Turquoise launches FTSE index options

Turquoise Derivatives, the multilateral trading facility majority-owned by the London Stock Exchange, has launched a FTSE index options.
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Turquoise Derivatives, the multilateral trading facility (MTF) majority-owned by the London Stock Exchange (LSE), has launched a FTSE index options.

“Today's launch signals the next stage in our pan-European expansion,” said Adrian Farnham, chief executive of Turquoise. “We are committed to providing market participants with choice in trading derivatives, offering lower costs, world-beating technology and excellence in customer service.”

Farnham said Turquoise intends to challenge the dominance of traditional venues and hopes to take advantage of recent regulatory change. The vast majority of European listed derivatives trading takes place either on NYSE Euronext's Liffe or Eurex, owned by Deutsche Börse.

New regulation accompanying MiFID proposes additional measures to remove commercial barriers to competition in the trading and clearing of listed securities and derivatives. It will require central counterparties (CCPs), such as NYSE Euronext's Liffe Clearing, to accept clearing of instruments on a non-discriminatory and transparent basis, regardless of the trading venue on which a transaction is executed.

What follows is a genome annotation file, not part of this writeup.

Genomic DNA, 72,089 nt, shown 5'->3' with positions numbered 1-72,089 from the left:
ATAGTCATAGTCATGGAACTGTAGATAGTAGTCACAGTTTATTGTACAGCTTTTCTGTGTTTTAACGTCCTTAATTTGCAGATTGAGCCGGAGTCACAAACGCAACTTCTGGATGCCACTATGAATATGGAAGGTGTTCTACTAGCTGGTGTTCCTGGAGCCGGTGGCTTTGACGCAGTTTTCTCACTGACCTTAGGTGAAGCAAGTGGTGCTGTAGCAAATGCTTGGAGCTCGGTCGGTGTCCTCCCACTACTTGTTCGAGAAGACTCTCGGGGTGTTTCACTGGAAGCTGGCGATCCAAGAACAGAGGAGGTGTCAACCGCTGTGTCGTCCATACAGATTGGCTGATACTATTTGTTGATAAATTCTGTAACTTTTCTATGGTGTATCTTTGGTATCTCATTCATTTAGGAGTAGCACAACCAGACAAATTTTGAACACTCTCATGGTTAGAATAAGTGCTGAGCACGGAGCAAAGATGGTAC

Under such a regime, Liffe Clearing would have to clear competitors' contracts – such as Turquoise's FTSE 100 index options – unless it could prove such as access would threaten “the smooth or orderly functioning of markets”.

“The need for competition is clear, the derivatives landscape is evolving and we fully intend to be at the forefront of that change,” Farnham said.

Turquoise's fungibility of its existing FTSE index futures products has been hampered by a lack of access to the CCP.

Citigroup and securities trading firm Tibra Trading Europe have committed to provide liquidity in the new market.

Although new regulations may create a level playing field between venues, Turquoise believes the FTSE index options are still competitive.

“We have a faster trading platform located in the same place as our data centre for cash equities. This means traders can operate in an environment with less risk,” said Natan Tiefenbrun, commercial director at Turquoise, adding Turquoise Derivatives transaction fees were around 50% lower than that of competitors, while clearing was a third lower.”

Turquoise has given marker-makers a three-month “fee holiday” for FTSE index options and they will thereafter be charged 5p per contract. All other customers will be charged 15p per contract.

The clearing fee for options will also be 2p per contract, which is the same as for Turquoise FTSE futures.